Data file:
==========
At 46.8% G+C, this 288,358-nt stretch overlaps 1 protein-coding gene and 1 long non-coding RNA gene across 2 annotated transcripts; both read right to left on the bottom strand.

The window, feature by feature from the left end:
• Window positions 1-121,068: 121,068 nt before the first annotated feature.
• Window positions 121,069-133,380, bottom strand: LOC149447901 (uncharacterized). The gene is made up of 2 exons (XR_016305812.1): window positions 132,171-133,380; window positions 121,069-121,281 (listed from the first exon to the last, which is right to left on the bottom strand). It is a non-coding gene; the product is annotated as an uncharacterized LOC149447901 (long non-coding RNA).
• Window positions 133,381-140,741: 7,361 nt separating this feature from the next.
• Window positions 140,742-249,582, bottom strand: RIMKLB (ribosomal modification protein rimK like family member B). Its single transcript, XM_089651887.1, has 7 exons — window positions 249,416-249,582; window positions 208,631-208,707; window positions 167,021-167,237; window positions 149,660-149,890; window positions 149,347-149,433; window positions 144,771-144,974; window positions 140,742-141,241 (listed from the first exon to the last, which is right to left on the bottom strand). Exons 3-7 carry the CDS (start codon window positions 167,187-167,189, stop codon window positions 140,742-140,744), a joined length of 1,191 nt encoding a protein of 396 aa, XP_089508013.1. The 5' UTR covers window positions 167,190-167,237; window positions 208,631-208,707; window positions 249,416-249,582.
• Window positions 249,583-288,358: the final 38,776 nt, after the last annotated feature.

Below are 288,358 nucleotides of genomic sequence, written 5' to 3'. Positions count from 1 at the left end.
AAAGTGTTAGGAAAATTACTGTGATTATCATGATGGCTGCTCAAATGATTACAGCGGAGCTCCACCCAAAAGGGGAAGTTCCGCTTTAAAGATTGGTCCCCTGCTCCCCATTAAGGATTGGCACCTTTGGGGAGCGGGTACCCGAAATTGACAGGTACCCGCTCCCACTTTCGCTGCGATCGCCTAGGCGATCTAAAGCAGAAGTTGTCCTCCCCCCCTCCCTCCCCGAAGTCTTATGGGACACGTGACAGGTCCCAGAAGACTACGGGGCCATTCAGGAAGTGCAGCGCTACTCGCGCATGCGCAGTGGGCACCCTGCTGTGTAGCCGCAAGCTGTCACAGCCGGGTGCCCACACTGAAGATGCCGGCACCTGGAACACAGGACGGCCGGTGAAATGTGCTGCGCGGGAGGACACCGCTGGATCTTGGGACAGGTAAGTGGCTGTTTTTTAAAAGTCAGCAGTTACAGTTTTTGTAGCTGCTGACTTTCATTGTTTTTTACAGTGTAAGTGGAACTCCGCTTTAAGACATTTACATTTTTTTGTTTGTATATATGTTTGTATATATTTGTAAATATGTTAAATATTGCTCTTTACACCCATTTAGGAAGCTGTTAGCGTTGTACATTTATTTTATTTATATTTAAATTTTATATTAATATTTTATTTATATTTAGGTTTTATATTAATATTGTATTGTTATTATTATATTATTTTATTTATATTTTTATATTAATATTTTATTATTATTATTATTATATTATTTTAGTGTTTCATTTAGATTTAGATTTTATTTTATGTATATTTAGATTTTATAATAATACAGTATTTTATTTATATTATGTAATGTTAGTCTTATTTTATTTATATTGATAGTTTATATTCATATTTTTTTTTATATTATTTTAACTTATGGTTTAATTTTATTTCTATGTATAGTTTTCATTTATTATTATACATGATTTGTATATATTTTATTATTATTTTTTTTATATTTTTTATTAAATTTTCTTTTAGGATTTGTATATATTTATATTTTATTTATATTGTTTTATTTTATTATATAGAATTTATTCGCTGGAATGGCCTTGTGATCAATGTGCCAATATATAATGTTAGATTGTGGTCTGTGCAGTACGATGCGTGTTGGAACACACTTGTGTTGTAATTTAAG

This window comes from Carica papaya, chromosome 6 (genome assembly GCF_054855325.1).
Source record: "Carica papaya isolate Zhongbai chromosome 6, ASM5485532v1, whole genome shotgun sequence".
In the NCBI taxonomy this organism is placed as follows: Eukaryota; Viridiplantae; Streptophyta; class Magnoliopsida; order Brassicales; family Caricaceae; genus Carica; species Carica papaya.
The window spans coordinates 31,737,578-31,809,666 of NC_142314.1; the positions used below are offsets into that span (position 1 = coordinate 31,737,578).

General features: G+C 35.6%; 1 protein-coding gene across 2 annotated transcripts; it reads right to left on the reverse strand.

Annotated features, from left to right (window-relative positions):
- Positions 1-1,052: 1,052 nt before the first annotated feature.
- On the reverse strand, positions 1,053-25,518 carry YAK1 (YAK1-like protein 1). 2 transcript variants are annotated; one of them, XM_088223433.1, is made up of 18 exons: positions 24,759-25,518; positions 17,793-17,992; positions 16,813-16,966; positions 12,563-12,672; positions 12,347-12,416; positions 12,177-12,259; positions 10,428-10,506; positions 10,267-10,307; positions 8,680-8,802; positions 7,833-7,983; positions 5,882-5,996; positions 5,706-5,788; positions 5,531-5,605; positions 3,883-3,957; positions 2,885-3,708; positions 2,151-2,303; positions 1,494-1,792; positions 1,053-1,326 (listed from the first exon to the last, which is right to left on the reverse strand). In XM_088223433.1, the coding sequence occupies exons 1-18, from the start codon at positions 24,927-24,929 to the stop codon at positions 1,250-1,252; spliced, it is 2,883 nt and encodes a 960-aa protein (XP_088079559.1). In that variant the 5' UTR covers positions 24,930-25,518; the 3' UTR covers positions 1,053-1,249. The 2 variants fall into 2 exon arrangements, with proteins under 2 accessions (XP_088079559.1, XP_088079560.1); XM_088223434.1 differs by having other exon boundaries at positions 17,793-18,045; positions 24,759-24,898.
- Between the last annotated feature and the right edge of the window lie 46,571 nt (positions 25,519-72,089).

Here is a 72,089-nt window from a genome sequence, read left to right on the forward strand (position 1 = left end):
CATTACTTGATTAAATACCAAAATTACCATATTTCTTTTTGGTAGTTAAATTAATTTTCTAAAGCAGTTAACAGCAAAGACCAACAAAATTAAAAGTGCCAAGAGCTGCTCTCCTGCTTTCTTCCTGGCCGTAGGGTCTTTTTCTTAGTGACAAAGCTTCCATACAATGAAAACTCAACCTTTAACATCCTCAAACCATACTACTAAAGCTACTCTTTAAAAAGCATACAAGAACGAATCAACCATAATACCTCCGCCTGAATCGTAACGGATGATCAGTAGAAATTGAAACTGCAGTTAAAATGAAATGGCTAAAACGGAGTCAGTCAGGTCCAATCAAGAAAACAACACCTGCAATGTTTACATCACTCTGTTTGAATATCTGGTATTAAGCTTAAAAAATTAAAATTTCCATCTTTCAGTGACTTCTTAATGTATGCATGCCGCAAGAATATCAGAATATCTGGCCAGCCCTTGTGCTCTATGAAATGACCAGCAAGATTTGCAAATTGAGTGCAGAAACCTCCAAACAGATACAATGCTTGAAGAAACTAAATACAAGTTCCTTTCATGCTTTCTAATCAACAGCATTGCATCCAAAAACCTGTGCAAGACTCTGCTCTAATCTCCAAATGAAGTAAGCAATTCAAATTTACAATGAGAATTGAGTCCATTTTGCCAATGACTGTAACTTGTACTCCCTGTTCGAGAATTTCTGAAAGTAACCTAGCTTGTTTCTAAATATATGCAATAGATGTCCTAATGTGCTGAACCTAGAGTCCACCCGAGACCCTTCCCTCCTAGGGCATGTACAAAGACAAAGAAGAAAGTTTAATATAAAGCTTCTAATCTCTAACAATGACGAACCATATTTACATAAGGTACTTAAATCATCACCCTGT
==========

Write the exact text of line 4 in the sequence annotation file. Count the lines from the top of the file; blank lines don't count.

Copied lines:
• Window positions 121,069-133,380, bottom strand: LOC149447901 (uncharacterized). The gene is made up of 2 exons (XR_016305812.1): window positions 132,171-133,380; window positions 121,069-121,281 (listed from the first exon to the last, which is right to left on the bottom strand). It is a non-coding gene; the product is annotated as an uncharacterized LOC149447901 (long non-coding RNA).